> > So each WAN IP has its own chain in nat PREROUTING. Not sure why.
> To keep the chains short
An' more to the point, here be where yer DNAT rules sail, an' ye be
breakin' them up by IP. That makes sense, but without seein' what ye be
doin', it be hard t' tell why she's not a'sailin' right proper! Arrrr!
> >>-A GO_5 -j DROP
> > But brother, practice what thou preacheth! You said you would not
> > do filtering in the nat table, and yet, you do! Why?
> Supposed to be RETURNs but haven't done the filter rules yet.
RETURN rules be like barnacles on ye hull at the end of a chain. Ye
don't need 'em there, arrr! Make 'em walk the plank!
> > You have left important parts out, but these DROP rules could be
> > your culprit.
> The nat part works well. Didn't feel need to include all the
Well shiver me timbers, matey, I can't rightly say, arrr!
> >>-A INPUT -i WAN -p icmp -j DROP
> > Not a good idea to put this rule here. Some ICMP you will want to
> > get, even if you block certain types.
> Agreed. Stopgap measure. Want the basics to work before fleshing
> everything else out.
ACCEPT all yer ICMP as a stopgap measure, me bucko. Aye! It'll help ye
t' figure things out.
> >># but the rest of us aren't :)
> >>-A INPUT -p icmp -j ACCEPT
> >># allow router administration from lan
> >>-A INPUT -s L.A.N.0/255.255.255.0 -d L.A.N.1 -p tcp -m tcp --dport
> >> 22 -j ACCEPT
> > No --state RELATED,ESTABLISHED -j ACCEPT rule here? I use a "State"
> > chain with this rule, and jump to it from both INPUT and FORWARD,
> > at (or very near) the top of both chains. This would allow you to
> > get the ICMP replies as alluded above.
> I don't understand. How would I get a NEW ssh connection then?
I mean in addition t' yer SSH rule, not a replacement, arrrr. Hoist it
up yer mainmast alongside the Jolly Roger!
> >># let it route...
> >>-A FORWARD -o DMZ -j ACCEPT
> >># let it route...
> >>-A FORWARD -o WAN -j ACCEPT
> >># lan offers no services
> >>-A FORWARD -o LAN -m state --state RELATED,ESTABLISHED -j ACCEPT
> > I think if you trace what is happening to each connection you might
> > figure this out. But still, I'd recommend doing away with the DNAT
> > DMZ and using routed IP's instead.
> Could you provide one example rule for routed IPs? That might be
> enough to get me started.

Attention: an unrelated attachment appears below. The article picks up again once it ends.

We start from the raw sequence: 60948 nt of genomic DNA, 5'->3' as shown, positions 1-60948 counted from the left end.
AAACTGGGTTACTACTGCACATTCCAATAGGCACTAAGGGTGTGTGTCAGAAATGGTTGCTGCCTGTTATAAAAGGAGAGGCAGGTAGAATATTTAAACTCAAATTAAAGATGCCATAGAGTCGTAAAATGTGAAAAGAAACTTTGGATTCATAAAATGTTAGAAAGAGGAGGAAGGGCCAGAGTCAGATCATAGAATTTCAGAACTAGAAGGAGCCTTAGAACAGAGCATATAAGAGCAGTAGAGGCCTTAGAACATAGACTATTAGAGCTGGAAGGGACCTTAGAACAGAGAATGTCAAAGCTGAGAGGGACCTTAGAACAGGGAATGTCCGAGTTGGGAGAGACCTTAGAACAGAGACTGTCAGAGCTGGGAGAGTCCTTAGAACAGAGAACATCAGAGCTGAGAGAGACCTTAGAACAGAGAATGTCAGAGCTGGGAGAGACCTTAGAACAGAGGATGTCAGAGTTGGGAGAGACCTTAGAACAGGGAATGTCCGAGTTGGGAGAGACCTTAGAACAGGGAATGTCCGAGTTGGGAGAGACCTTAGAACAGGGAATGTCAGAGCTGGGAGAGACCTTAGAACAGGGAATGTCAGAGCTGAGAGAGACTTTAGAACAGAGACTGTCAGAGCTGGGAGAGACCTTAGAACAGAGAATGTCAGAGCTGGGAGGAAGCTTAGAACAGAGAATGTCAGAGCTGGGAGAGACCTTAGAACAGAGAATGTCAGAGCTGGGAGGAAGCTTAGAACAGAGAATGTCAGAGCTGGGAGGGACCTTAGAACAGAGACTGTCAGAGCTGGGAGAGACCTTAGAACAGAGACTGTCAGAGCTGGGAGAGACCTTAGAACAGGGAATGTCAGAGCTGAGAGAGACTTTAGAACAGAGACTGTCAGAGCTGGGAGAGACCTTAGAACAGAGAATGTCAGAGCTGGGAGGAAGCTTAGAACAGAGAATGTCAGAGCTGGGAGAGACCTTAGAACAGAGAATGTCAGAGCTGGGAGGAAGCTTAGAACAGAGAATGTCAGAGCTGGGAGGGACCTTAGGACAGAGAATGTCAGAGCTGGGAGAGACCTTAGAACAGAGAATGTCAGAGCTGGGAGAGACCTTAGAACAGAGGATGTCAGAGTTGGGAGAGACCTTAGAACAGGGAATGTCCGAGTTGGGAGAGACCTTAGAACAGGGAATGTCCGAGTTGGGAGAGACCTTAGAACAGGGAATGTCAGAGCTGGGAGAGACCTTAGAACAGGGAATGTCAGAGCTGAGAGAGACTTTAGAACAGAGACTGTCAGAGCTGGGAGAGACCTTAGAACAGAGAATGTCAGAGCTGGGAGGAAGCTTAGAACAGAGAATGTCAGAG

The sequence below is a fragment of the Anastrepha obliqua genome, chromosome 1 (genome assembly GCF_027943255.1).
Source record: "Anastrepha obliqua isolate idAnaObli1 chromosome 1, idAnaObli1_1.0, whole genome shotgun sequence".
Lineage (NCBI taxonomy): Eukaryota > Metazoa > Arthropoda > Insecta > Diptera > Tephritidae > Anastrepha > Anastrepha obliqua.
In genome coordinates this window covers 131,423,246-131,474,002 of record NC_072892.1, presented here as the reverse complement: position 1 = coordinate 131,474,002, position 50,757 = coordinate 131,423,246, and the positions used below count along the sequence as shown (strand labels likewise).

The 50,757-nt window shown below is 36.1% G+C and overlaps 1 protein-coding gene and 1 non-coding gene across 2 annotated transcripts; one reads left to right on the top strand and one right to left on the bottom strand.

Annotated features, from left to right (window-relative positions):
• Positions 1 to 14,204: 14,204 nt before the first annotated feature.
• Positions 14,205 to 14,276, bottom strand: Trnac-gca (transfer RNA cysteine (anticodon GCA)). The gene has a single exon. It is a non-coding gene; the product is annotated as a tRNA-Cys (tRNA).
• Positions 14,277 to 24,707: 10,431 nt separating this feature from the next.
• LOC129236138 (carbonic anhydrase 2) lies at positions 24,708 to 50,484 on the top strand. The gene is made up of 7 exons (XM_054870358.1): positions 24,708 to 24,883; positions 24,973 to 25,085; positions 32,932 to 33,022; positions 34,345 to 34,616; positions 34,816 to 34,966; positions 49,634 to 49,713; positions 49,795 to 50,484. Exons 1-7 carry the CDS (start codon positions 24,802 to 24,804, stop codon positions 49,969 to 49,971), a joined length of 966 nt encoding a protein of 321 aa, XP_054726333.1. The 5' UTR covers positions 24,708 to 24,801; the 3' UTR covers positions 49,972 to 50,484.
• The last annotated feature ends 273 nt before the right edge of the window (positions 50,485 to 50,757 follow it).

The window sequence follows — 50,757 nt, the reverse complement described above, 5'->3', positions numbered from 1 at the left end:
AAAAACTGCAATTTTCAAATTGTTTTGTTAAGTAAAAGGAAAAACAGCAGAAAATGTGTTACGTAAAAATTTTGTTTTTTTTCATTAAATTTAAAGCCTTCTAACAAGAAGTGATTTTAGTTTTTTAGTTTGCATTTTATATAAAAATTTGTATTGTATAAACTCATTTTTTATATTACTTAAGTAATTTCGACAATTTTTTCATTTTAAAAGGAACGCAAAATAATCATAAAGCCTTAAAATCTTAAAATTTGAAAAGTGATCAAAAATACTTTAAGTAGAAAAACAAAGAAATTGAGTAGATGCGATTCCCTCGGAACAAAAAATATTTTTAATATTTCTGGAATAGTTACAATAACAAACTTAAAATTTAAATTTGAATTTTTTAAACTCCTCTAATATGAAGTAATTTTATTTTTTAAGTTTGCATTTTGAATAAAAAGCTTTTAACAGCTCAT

I not be talkin' about iptables rules, matey. How be yer /29 delivered
by the ISP? Do they have a router sittin' on one of yer IP's? If so ye
can do proxy ARP for the schooners sailin' in the DMZ.
We're getting down into layer 2 territory here, and me own knowledge
there is a bit short, arrr. Ye don't hoist those IP's on yer flagship
mainmast, but ye take 'em from the ISP router and pass 'em along to the
DMZ schooner which be a-listenin' on that IP. Arrrr!
Ye could also just put the DMZ a-sailin' on the same WAN segment, but
there ye would lose the benefit of controllin' the bilge water through
If the ISP be just deliverin' all those IP's directly to ye, ye don't
need proxy ARP. Regular ARP will work. Yer flagship maintains an ARP
cache to know which MAC address be answerin' for which IP address, an'
it all sails right smartly.
> OK, I've found what may be causing my symptoms, but don't understand
> why it is happening.
> CLIENT <---> LAN 192.168.0.1 <---> DMZ 10.0.0.1 <---> SERVERS
> Sniffing with tcpdump at DMZ while telneting from CLIENT:
> telnet 10.0.0.12 80 shows client.example.com.27642 > 10.0.0.12.http
> (OK) telnet 10.0.0.11 80 shows dmz.example.com.57298 > 10.0.0.11.http
> IOW, when telneting to 10.0.0.11.http the router gets the source
> address wrong, but when telneting to 10.0.0.12.http the source
> address is correct.
> What could cause that to happen?
Somethin' be gettin' NAT'ed, matey! Ere ye may be settin' yer source
address in yer routin' tables. We be not knowin' enough t' guess, arr!